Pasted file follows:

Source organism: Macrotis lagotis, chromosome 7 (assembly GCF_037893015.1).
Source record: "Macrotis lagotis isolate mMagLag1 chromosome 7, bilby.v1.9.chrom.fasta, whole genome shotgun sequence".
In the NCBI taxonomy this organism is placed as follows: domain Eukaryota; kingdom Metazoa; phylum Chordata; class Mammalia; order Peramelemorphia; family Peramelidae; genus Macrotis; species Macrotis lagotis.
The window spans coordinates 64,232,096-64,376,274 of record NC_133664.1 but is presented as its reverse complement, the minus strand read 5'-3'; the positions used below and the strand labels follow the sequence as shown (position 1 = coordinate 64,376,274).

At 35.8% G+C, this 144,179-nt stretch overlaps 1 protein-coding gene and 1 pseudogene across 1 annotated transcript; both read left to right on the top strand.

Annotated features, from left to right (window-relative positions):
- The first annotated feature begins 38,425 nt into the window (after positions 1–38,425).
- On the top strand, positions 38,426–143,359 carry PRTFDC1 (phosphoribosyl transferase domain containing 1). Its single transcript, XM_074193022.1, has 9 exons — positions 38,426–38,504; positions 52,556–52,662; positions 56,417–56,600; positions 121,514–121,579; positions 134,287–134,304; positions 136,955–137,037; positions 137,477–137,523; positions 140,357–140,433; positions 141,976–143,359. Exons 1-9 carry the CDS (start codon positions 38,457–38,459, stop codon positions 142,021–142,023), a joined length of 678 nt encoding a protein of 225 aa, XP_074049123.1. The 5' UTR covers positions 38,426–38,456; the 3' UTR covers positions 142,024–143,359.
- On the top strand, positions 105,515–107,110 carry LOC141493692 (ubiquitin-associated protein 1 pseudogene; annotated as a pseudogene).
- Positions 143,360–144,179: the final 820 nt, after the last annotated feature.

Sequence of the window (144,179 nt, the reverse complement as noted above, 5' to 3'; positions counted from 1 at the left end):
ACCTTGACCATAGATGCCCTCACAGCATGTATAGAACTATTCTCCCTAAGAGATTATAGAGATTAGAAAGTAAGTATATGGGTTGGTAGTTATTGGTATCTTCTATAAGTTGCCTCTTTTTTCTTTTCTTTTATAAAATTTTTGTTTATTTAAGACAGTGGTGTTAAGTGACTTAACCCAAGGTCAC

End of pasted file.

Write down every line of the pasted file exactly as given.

Source organism: Macrotis lagotis, chromosome 7 (assembly GCF_037893015.1).
Source record: "Macrotis lagotis isolate mMagLag1 chromosome 7, bilby.v1.9.chrom.fasta, whole genome shotgun sequence".
In the NCBI taxonomy this organism is placed as follows: domain Eukaryota; kingdom Metazoa; phylum Chordata; class Mammalia; order Peramelemorphia; family Peramelidae; genus Macrotis; species Macrotis lagotis.
The window spans coordinates 64,232,096-64,376,274 of record NC_133664.1 but is presented as its reverse complement, the minus strand read 5'-3'; the positions used below and the strand labels follow the sequence as shown (position 1 = coordinate 64,376,274).

At 35.8% G+C, this 144,179-nt stretch overlaps 1 protein-coding gene and 1 pseudogene across 1 annotated transcript; both read left to right on the top strand.

Annotated features, from left to right (window-relative positions):
- The first annotated feature begins 38,425 nt into the window (after positions 1–38,425).
- On the top strand, positions 38,426–143,359 carry PRTFDC1 (phosphoribosyl transferase domain containing 1). Its single transcript, XM_074193022.1, has 9 exons — positions 38,426–38,504; positions 52,556–52,662; positions 56,417–56,600; positions 121,514–121,579; positions 134,287–134,304; positions 136,955–137,037; positions 137,477–137,523; positions 140,357–140,433; positions 141,976–143,359. Exons 1-9 carry the CDS (start codon positions 38,457–38,459, stop codon positions 142,021–142,023), a joined length of 678 nt encoding a protein of 225 aa, XP_074049123.1. The 5' UTR covers positions 38,426–38,456; the 3' UTR covers positions 142,024–143,359.
- On the top strand, positions 105,515–107,110 carry LOC141493692 (ubiquitin-associated protein 1 pseudogene; annotated as a pseudogene).
- Positions 143,360–144,179: the final 820 nt, after the last annotated feature.

Sequence of the window (144,179 nt, the reverse complement as noted above, 5' to 3'; positions counted from 1 at the left end):
ACCTTGACCATAGATGCCCTCACAGCATGTATAGAACTATTCTCCCTAAGAGATTATAGAGATTAGAAAGTAAGTATATGGGTTGGTAGTTATTGGTATCTTCTATAAGTTGCCTCTTTTTTCTTTTCTTTTATAAAATTTTTGTTTATTTAAGACAGTGGTGTTAAGTGACTTAACCCAAGGTCAC